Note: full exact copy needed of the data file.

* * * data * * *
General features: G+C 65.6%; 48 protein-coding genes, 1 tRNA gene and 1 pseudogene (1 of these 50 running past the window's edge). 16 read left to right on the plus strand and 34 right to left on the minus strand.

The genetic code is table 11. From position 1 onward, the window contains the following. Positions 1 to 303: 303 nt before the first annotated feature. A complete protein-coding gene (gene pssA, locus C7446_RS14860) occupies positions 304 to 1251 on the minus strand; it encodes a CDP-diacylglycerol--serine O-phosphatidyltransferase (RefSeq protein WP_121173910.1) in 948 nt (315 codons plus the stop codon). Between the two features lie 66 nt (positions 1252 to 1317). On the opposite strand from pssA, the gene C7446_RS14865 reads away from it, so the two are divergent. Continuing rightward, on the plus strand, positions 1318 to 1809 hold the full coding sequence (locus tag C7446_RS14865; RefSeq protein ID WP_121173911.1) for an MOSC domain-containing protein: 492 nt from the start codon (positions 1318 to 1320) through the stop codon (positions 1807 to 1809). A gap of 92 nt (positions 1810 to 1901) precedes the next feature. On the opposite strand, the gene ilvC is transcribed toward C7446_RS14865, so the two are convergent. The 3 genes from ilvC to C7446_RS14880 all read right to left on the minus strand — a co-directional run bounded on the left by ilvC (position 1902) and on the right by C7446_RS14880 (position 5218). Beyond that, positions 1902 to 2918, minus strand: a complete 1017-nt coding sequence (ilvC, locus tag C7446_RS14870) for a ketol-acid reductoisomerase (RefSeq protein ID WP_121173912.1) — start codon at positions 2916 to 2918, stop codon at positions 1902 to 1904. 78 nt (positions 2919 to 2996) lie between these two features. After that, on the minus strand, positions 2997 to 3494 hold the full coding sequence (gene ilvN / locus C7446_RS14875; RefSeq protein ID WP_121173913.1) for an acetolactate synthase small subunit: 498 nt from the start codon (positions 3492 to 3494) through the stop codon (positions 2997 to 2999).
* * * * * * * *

General features: G+C 65.6%; 48 protein-coding genes, 1 tRNA gene and 1 pseudogene (1 of these 50 running past the window's edge). 16 read left to right on the plus strand and 34 right to left on the minus strand.

The genetic code is table 11. From position 1 onward, the window contains the following. Positions 1 to 303: 303 nt before the first annotated feature. A complete protein-coding gene (gene pssA, locus C7446_RS14860) occupies positions 304 to 1251 on the minus strand; it encodes a CDP-diacylglycerol--serine O-phosphatidyltransferase (RefSeq protein WP_121173910.1) in 948 nt (315 codons plus the stop codon). Between the two features lie 66 nt (positions 1252 to 1317). On the opposite strand from pssA, the gene C7446_RS14865 reads away from it, so the two are divergent. Continuing rightward, on the plus strand, positions 1318 to 1809 hold the full coding sequence (locus tag C7446_RS14865; RefSeq protein ID WP_121173911.1) for an MOSC domain-containing protein: 492 nt from the start codon (positions 1318 to 1320) through the stop codon (positions 1807 to 1809). A gap of 92 nt (positions 1810 to 1901) precedes the next feature. On the opposite strand, the gene ilvC is transcribed toward C7446_RS14865, so the two are convergent. The 3 genes from ilvC to C7446_RS14880 all read right to left on the minus strand — a co-directional run bounded on the left by ilvC (position 1902) and on the right by C7446_RS14880 (position 5218). Beyond that, positions 1902 to 2918, minus strand: a complete 1017-nt coding sequence (ilvC, locus tag C7446_RS14870) for a ketol-acid reductoisomerase (RefSeq protein ID WP_121173912.1) — start codon at positions 2916 to 2918, stop codon at positions 1902 to 1904. 78 nt (positions 2919 to 2996) lie between these two features. After that, on the minus strand, positions 2997 to 3494 hold the full coding sequence (gene ilvN / locus C7446_RS14875; RefSeq protein ID WP_121173913.1) for an acetolactate synthase small subunit: 498 nt from the start codon (positions 3492 to 3494) through the stop codon (positions 2997 to 2999).